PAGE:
Antigua and Barbuda are two small islands in the middle of the Caribbean Sea, so small I had never actually heard of them until doing research for this article. Also might be because they don’t rank high in the news scales for shocking environmental effects such as some other countries do. According to Go Green – An Ekotribe Initiative, they were able to provide me with a bit of insight as to how these Caribbean islands actually compared to the rest of the world on the “green” scales. The following chart depicts some of the common areas of environmental interest one might look at to assess how well a country is doing.
~ Go Green – An Ekotribe Initiative (2012)
In being a person who has grown up in a country such as Canada where the landmass is so incredibly large, it is difficult to imagine having an issue with water management due to lack of resources. I am used to having environmentalists stress over the fresh water being polluted or climate change affecting the water levels in lakes and rivers. But to be a country so small that there just isn’t enough to go around – well, it becomes immediately understandable why there would be an environmental issue.
The paper by the European Commission sums it up quite well, “In a small country like Antigua and Barbuda, it is a major challenge to maintain a balance between economic growth and environmental sustainability because of limited natural, technical and financial resources, and the urgency of expanding the economy to create productive employment opportunities. Although this is common sustainable development challenge, being a Small Island Developing State, it has two added and very significant dimensions. With threats such as climate change and the realities of population growth, the common issue of sustainable resource management becomes a critical problem of basic survival” (2007). This is all further compounded when taking into consideration things such as deforestation. Essentially, “deforestation resulting from the nation’s energy demands, combined with agricultural development, contributes to soil erosion, as rainfall, which is concentrated in a short season, quickly runs off, compounding the water shortage problem on the islands. The nation’s main city, St. John’s, has developed a problem with waste disposal. Untreated sewage from resort hotels travels in open sewage lines across the land and empties into the sea” (Wikipedia, 2012).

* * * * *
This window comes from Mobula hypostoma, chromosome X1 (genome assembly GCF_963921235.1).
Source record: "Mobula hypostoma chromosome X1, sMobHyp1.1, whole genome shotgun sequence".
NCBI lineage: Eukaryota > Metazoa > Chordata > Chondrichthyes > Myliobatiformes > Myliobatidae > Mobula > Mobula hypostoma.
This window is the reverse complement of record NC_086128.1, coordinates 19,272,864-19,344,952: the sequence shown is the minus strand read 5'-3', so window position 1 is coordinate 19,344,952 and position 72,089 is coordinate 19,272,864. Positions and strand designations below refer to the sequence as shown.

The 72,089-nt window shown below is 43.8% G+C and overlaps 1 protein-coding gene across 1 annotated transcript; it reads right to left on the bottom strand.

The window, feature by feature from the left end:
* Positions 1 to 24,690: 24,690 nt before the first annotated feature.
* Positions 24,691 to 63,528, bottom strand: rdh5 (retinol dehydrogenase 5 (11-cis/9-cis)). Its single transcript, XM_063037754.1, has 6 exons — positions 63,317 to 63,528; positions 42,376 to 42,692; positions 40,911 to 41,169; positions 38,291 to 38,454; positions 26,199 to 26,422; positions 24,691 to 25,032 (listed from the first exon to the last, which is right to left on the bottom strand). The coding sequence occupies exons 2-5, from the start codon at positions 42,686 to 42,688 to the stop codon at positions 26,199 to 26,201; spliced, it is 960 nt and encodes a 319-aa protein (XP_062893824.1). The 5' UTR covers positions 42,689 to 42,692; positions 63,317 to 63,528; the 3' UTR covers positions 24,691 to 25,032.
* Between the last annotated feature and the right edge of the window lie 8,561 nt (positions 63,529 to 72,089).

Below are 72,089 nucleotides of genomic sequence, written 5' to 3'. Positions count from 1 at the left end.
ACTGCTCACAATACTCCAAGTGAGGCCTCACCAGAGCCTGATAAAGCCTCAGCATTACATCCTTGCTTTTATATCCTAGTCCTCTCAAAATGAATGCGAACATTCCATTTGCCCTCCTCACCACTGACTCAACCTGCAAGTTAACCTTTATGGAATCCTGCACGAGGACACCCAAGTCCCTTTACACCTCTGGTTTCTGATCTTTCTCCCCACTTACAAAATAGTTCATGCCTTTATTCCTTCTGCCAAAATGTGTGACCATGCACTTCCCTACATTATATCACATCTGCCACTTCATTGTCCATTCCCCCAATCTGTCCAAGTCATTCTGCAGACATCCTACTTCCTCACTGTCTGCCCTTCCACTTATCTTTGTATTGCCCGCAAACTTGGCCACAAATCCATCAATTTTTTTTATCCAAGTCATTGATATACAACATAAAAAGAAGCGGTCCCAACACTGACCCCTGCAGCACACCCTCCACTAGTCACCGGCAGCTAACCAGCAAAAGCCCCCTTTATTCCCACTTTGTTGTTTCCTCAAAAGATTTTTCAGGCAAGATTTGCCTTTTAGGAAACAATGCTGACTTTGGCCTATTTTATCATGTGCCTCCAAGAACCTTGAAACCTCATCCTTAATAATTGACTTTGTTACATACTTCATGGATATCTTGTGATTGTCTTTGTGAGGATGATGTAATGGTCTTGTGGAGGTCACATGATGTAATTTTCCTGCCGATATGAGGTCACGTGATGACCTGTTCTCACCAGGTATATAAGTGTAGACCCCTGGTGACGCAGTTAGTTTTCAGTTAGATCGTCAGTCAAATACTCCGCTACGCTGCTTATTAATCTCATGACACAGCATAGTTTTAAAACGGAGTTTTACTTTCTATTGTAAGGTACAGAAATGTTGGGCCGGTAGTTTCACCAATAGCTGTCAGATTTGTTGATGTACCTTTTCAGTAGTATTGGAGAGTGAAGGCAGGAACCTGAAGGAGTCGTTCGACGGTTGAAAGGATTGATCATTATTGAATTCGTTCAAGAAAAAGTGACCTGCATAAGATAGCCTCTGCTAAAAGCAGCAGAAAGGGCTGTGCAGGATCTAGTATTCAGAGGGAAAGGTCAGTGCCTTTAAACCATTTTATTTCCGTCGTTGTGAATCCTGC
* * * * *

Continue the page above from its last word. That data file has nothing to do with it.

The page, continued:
So how does one such country solve such an issue that is not just tied into the environmental, but affects its people’s very survival? It simply relies on the government to develop a plan that is adequate to bring them through. Fortunately for Antigua and Barbuda, its government “supports a Historical, Conservation and Environmental Commission” (Wikipedia, 2012). As a result, plans are in place to help ensure that there are protected areas of land to cultivate a better fresh water supply for all to enjoy. Nothing worse than an exotic tropical island country going to ruins because the only thing flowing through the land is untreated sewage from resort hotels. Doesn’t exactly say “paradise.”
Besides – going green isn’t just about the large countries battling with CO2 emissions and acid rain. It’s about the small countries as well. Each and every person on this planet is able to live and breathe because our environment allows us to. For today anyway. Who knows what tomorrow brings if we don’t make change now.
Go Green – An Ekotribe Initiative, Global Environment Stats, Ecological Footprints of Countries Worldwide – Ecological Footprint of Antigua and Barbuda (2012). Retrieved online from http://www.go-green.ae/footprint/antigua-and-barbuda on January 31, 2012.
European Commission, 2007 Annual Operational Review Antigua and Barbuda (2007). Retrieved online from http://ec.europa.eu/development/icenter/repository/jar06_ag_en.pdf on January 31, 2012.
Info Please, Antigua and Barbuda (2012). Retrieved online from http://www.infoplease.com/ipa/A0107284.html on January 31, 2012.
Wikipedia, Environmental Issues in Antigua and Barbuda (August, 2010). Retrieved online from http://en.wikipedia.org/wiki/Environmental_issues_in_Antigua_and_Barbuda on January 31, 2012.